Quorsaya Island residents and several rights organizations have released a joint statement on Wednesday announcing a lawsuit filed against "turning lands in the island into military sites."
The lawsuit was filed Wednesday in the State Council against President Mohamed Morsi and Defence Minister Abdel-Fattah El-Sisi.
According to the statement, the Quorsaya dispute dates back to 2007 when "the armed forces started military trainings on about 5 feddans of the island. The cabinet also did not allow residents to renew land rent contracts in an attempt to sell off lands to Egyptian businessmen."
The residents, as a result, won a court verdict in 2008 to cancel the cabinet's earlier decision. When the government appealed in 2010, the High Administrative Court ruled again in favour of the Quorsaya residents giving them right to the land.
Last November, however, the armed forces attempted to take control of the island's lands during which clashes erupted, killing two Quorsaya residents and injuring several. Now, 25 people are being tried in front of a military court.
In the statement, several organizations criticised the military spokesperson statements on the Quorsaya case and the ongoing dispute.
The organizations, including the Egyptian Centre for Economic and Social Rights, Hesham Mubarak Law Centre, Association for Freedom of Thought and Expression, and "Alive in Name Only," said on Wednesday that the armed forces are "deceiving the public" about the ongoing problem of the Quorsaya lands.
The statement said that the military spokesperson Mohamed Ahmed Ali ignored mentioning Mohamed Abd El-Mawgoud, who died by military fire when the armed forces attempted to take control of the land and evict the residents last November.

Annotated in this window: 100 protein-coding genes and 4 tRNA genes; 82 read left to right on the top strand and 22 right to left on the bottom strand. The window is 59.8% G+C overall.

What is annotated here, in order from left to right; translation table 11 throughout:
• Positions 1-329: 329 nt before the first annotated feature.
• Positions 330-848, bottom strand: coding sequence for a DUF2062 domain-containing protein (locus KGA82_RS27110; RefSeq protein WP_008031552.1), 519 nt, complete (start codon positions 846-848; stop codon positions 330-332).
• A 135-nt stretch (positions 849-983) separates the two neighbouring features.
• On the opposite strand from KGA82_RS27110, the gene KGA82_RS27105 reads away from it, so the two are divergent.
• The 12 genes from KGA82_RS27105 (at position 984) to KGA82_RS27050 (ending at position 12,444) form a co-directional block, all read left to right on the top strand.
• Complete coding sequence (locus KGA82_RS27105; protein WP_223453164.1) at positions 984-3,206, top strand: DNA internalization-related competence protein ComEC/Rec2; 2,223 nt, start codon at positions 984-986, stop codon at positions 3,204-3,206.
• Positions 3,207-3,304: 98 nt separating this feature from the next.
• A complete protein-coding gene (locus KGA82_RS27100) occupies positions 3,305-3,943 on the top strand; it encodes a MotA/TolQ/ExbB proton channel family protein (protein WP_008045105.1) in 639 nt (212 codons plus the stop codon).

Furthermore, the organizations also said that Ali mentioned several wrong facts regarding the Quorsaya issue.
They stated that the population of the island is up to 1,500 people, while Ali recently said in a statement that there were only 90.
According to the statement, only eight non-residents of the island are being tried in the case of last November's Quorsaya clashes, while Ali claimed that 21 non-residents were "paid to attack" the armed forces.
Ali also said the armed forces have the right to the land by obtaining a legal document from Egypt's Real Estate Register dated on 12 July, 2010.
However, this document refers to another dispute over property not related to Quorsaya, the groups further added.
On 18 November, Egyptian army personnel stormed the island – located in Cairo's Giza governorate – in an attempt to clear it of local residents, claiming the land was military property. During the raid, 26 residents were arrested and subsequently referred to military trial.